Norm MacDonald – Marketing Genius

An odd little quirk on my resume that not many people know about is that I spent eight years as a stand-up comedian. I guess “stand-up” is kind of superfluous, because there aren’t many people out there calling themselves “sit-down comedians”, but that’s a different discussion. In those eight years, I probably did two or three hundred shows with Norm MacDonald. We shared an agent and we’d often get paired on the road together. As a result, I knew Norm’s act like the back of my hand. He used to have a bit about getting engaged to his girlfriend, and the impractical nature of a diamond ring.

Here you go — nothing! Just a useless hunk of rock they dug up out of the ground. If you ask me, a better gift would be… like… an engagement stereo.

Norm MacDonald

Norm was on to something that most marketers would be well-served to pay attention to.

I was at a client’s office the other day when I noticed that all the computers in the office had these blue cables hanging out of the front of the computer. Upon closer examination, I discovered that they were the coolest USB chargers I think I’ve ever seen. There’s the regular USB plug that connects to the computer, but then attached to that are a Lightning adapter for newer-model Apple devices, a USB-C adapter for Android phones and iPads, and a Micro-USB adapter for older phones, too. All connected to a little piece of plastic that contains a pretty powerful little flashlight. “What a cool little device,” I thought to myself. Then came the really cool part.

I flipped over the flashlight, and there was my client’s name, website and phone number.

My client’s ridiculously cool freebie (bad Photoshopping to remove their details courtesy of Me).

They were handing these out as freebies. And, much like Norm’s engagement stereo, it’s a freebie that people actually need, and would actually use.

Contrast that with one of the prized trinkets still handed out by some radio stations and other businesses: The Dreaded Key Fob.

I remember working with one station where the Marketing Director was especially proud of the key fobs he had ordered – they were pewter, and die-cut in the shape of the station logo. These were billed as “Limited Edition” key fobs which, not surprisingly, met with limited interest.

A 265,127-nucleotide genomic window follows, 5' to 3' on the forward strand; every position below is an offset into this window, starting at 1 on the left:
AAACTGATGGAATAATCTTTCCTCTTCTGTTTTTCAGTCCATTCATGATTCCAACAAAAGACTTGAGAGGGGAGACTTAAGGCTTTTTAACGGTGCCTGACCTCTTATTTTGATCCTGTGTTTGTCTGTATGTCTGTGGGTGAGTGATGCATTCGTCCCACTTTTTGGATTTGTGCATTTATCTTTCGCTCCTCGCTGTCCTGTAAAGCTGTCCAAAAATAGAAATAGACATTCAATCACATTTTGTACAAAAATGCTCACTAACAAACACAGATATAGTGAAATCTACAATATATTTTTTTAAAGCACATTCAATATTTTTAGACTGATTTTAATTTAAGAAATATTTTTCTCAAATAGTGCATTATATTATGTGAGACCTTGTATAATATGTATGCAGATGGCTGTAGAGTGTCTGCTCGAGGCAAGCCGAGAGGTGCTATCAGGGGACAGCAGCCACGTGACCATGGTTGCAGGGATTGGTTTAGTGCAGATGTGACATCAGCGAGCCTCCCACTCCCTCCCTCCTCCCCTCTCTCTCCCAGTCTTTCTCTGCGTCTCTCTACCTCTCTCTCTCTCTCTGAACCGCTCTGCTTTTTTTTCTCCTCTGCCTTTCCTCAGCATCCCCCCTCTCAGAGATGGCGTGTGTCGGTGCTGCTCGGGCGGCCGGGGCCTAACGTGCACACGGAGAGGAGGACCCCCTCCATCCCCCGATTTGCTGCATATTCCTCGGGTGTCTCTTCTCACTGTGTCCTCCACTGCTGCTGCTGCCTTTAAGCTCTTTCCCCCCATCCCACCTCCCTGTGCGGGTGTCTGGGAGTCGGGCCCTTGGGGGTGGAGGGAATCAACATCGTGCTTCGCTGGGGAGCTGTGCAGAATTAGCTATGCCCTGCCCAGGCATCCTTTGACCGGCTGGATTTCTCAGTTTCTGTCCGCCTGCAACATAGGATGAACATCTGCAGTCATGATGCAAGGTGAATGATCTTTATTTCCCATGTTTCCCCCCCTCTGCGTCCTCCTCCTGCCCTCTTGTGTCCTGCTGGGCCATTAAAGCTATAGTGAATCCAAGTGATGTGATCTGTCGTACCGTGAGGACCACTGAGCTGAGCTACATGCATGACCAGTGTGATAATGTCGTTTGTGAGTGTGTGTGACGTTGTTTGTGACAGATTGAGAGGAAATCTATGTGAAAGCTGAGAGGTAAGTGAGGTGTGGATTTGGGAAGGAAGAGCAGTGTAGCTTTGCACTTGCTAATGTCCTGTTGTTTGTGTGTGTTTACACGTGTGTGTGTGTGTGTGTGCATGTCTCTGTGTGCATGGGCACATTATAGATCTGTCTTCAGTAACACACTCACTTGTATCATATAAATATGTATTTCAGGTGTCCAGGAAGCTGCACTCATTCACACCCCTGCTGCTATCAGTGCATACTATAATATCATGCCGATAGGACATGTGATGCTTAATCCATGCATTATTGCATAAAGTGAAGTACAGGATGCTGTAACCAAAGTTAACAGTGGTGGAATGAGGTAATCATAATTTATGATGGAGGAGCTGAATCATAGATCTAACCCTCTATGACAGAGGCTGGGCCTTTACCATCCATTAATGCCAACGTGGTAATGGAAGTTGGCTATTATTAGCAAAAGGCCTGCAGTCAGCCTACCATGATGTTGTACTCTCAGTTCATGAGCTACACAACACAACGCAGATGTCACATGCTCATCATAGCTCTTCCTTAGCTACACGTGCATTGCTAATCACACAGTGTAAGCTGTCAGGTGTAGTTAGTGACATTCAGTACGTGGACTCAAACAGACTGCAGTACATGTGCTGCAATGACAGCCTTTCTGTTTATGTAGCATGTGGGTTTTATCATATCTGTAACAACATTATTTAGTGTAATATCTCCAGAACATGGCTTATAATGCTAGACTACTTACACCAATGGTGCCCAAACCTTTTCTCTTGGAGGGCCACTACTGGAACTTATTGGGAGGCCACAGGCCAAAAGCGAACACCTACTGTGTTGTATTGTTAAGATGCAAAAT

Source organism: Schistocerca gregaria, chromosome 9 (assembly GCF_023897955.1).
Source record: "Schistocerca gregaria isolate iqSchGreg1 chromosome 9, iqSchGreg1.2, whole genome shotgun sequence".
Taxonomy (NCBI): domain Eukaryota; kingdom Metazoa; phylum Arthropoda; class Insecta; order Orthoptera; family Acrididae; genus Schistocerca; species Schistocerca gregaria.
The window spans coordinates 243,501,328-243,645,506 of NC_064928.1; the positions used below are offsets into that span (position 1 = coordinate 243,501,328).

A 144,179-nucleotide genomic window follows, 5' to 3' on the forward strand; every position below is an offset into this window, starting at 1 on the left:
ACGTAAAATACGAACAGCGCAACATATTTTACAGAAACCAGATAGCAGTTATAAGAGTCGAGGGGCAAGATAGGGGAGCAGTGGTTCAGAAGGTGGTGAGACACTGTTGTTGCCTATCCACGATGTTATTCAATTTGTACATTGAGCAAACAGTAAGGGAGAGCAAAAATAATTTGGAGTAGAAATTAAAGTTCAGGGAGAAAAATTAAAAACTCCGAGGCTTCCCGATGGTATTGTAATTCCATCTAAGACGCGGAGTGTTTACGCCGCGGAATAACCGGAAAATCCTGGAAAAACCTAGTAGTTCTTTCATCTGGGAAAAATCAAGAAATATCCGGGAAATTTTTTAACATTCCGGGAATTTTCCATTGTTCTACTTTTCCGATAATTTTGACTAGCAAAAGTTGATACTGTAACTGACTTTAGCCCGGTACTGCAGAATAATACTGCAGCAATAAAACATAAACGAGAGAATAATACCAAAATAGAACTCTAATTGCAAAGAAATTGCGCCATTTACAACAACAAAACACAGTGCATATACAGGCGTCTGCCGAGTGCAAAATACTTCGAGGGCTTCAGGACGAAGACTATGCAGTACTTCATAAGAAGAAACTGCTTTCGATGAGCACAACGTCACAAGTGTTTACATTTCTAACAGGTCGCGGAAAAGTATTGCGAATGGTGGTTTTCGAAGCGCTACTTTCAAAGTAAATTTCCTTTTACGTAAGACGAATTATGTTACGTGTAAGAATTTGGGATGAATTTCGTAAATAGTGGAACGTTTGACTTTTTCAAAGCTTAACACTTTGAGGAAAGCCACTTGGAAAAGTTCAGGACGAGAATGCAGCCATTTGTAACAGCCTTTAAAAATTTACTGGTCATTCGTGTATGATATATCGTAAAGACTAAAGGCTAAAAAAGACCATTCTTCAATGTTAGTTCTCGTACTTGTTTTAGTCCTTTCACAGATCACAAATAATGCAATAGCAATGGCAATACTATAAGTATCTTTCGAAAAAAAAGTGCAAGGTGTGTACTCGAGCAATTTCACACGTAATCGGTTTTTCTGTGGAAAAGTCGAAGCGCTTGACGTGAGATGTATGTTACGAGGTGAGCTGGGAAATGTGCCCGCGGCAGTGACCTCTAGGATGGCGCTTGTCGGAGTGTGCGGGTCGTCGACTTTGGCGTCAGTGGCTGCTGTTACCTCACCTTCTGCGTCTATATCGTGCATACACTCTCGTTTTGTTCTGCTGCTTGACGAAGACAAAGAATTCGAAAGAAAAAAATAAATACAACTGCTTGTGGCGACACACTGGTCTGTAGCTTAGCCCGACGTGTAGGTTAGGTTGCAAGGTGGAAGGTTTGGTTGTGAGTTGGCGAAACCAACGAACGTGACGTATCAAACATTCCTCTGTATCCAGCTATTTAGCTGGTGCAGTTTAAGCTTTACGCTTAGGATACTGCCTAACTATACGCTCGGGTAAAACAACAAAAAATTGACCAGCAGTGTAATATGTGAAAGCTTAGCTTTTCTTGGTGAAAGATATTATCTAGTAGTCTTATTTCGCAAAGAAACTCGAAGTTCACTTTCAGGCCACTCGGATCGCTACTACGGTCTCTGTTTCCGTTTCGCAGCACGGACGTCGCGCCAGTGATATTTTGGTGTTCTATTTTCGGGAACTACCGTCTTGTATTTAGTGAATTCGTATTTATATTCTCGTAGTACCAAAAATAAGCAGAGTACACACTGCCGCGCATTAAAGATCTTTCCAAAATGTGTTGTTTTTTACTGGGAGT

Why? Let’s dig into that a little.

Key fobs, themselves, are really handy little gadgets. All your keys, held together in one cohesive bundle, with the ability to add or remove keys at will as your needs – or, as may be the case, as your locks – change. It’s hard to imagine a pocket or purse with more than one or two keys where there wasn’t a key fob put in charge of the wrangling. Chaos would almost certainly ensue otherwise. There are really only two groups of people who don’t have a need for a key fob: People who don’t have anything that locks, and people in movies like Deliverance who keep their keys on a chain that’s attached to their pants. So there’s no question that key fobs are incredibly useful, and in North America, practically everyone over the age of sixteen needs one.

Then why am I quibbling with using them as freebies?

It was – according to the Internet it was – around 1983 when keyless entry systems started to become common in North American cars. You’d push a button, and you could lock or unlock the doors from a few feet away. The 1993 Corvette would even lock or unlock the doors by detecting that the fob was close by. You didn’t even have to go through the exhausting work anymore of… you know… pushing the button. Ten years later, cars started popping up that had factory-installed remote starters. So never mind locking and unlocking the doors, you could even start your car while it was in your driveway – perfect for those cold winter mornings when you needed the heater to get a head start. In 2016, BMW even had one that would allow you to change the car thermostat remotely from up to a thousand feet away.